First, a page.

Tuesday, November 20, 2012

Need... Water....

Here in Gaborone we're experiencing something most Americans never even have to think about: water shortages!

I honestly have never given much thought at all to what life would be like without a constant and steady supply of water - water to flush the toilet, water to take a shower, water to brush my teeth, and of course water to drink. Back in our Zhanjiang days of teaching English, you couldn't drink the water or really even let it touch your skin (unless you wanted to break out violently within about two minutes of said water making contact with your unsuspecting skin). And there were some days where our apartments didn't have running water for a couple of hours at a time.... but this was mostly due to faulty plumbing and not a shortage of water. Although the water was dirty, it was there more or less consistently, unless there was a temporary problem with our pipes.

Therefore it was quite a shock today at work when I went to get a drink of water and nothing came out of the fountain. Ever adaptable (I do live in Africa, after all) I didn't let it phase me and went downstairs to try that fountain, which wasn't working either!


A little later, an all-office email went out notifying everyone that water levels were low at the Gaborone tank and therefore our building was temporarily without water.

Huh?! What do you mean there's no water? I've never heard of such a thing! In America... oh wait. This isn't America.

Botswana is experiencing a drought that's getting worse by the day. This has been an unusually dry year in a place that's already parched most of the year anyway. Although we did have some rain over the past couple of months, it hasn't been enough to replenish the low water supply which has been depleted during the year. Drought warnings have been gradually intensifying through increasingly dire media reports and a recent government restriction on home water use (no lawn watering, no swimming pool filling, etc). But naively, I didn't think that things were really "that serious" until today when I was personally affected! Apparently the government had to tap into a northern water tank to replenish the flow into Gaborone, and the water was running again after a couple of hours.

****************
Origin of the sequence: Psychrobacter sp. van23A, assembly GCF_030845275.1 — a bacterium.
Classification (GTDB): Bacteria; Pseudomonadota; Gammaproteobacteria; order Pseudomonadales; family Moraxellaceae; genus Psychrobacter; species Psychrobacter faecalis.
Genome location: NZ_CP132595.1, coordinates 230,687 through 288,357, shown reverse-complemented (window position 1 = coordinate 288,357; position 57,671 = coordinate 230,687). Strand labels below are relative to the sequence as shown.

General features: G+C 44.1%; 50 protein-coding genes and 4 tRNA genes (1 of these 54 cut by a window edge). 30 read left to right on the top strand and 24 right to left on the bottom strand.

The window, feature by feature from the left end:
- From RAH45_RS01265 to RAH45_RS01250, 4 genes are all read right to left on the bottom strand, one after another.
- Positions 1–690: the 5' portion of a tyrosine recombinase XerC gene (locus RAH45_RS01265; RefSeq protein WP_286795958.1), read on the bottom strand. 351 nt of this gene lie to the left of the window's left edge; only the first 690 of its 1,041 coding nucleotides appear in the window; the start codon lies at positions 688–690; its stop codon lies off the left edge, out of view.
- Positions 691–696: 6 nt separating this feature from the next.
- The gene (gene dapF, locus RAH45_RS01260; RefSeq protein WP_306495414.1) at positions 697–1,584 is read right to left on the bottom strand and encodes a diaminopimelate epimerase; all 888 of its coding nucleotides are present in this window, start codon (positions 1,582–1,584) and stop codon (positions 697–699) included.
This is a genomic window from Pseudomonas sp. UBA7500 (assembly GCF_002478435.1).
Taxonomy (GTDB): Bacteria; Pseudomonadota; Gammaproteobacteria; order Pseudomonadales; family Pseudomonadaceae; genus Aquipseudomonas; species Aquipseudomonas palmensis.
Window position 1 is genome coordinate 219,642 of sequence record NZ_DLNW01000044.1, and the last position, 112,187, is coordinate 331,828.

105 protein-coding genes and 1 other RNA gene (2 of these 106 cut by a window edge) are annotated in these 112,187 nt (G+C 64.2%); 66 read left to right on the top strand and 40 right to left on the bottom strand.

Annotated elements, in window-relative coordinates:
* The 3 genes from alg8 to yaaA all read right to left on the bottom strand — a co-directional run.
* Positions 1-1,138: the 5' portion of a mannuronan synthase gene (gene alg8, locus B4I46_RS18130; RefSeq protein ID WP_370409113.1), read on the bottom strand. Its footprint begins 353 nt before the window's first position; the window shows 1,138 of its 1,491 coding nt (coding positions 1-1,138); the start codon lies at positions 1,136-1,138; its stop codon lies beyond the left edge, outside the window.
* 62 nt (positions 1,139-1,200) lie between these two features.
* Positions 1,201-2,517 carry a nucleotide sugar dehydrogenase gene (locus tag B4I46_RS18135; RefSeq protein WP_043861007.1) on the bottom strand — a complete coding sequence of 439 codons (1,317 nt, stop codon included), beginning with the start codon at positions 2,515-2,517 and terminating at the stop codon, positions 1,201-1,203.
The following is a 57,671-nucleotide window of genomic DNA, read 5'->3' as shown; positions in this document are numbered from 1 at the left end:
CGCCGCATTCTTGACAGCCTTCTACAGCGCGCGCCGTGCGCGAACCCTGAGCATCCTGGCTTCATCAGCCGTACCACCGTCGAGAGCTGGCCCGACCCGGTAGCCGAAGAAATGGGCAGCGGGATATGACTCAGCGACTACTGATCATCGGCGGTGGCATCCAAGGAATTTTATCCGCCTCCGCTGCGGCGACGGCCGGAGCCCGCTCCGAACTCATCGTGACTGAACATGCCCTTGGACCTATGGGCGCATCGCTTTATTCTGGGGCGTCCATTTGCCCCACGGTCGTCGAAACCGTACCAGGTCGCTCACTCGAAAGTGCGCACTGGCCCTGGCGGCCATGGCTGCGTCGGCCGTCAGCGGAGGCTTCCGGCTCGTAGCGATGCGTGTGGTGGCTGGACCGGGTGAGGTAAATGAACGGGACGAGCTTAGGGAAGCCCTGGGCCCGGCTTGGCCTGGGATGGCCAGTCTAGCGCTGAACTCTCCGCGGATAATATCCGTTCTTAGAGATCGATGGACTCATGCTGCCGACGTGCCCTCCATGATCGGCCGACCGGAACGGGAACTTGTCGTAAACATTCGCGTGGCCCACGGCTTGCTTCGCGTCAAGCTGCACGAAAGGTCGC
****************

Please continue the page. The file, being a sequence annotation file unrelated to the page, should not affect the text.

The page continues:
It sure made me think, though, what would I do if the water were to be cut off for a longer period of time?  Fortunately, our house is located in the upscale, central areas of town, so we would probably be the last district to go without water if it came to that. All the same, Scott and I went out today after work and stocked up on a bunch of giant water bottles just in case. Interestingly, other patrons in the grocery store looked at us like we were crazy, like they didn't have a clue on earth as to why two people would want to buy that much water. But we'll be ready! Just look in the closet in our study if you're not sure, because there is a TON of water in there just waiting to come to the rescue in the event that the water shortages affect us at home.

An hour or two without the drinking fountain is not the message I ultimately wanted to get across by posting this blog entry. What I wanted to say in writing all this about the drought is that living overseas really makes you think about what you take for granted. Water supply is one of those things - something very simple to us in the United States, something that we rarely even think twice about. When I'm overseas, I really feel that I don't need Thanksgiving as much as I do when at home to remind me of the things I'm grateful for. When I'm at home, everything comes so naturally and so easily, and it is not difficult to fall into the trap of taking so many conveniences for granted. But it is doing without (well, doing without temporarily in my case) that makes me truly and deeply appreciate where I come from.

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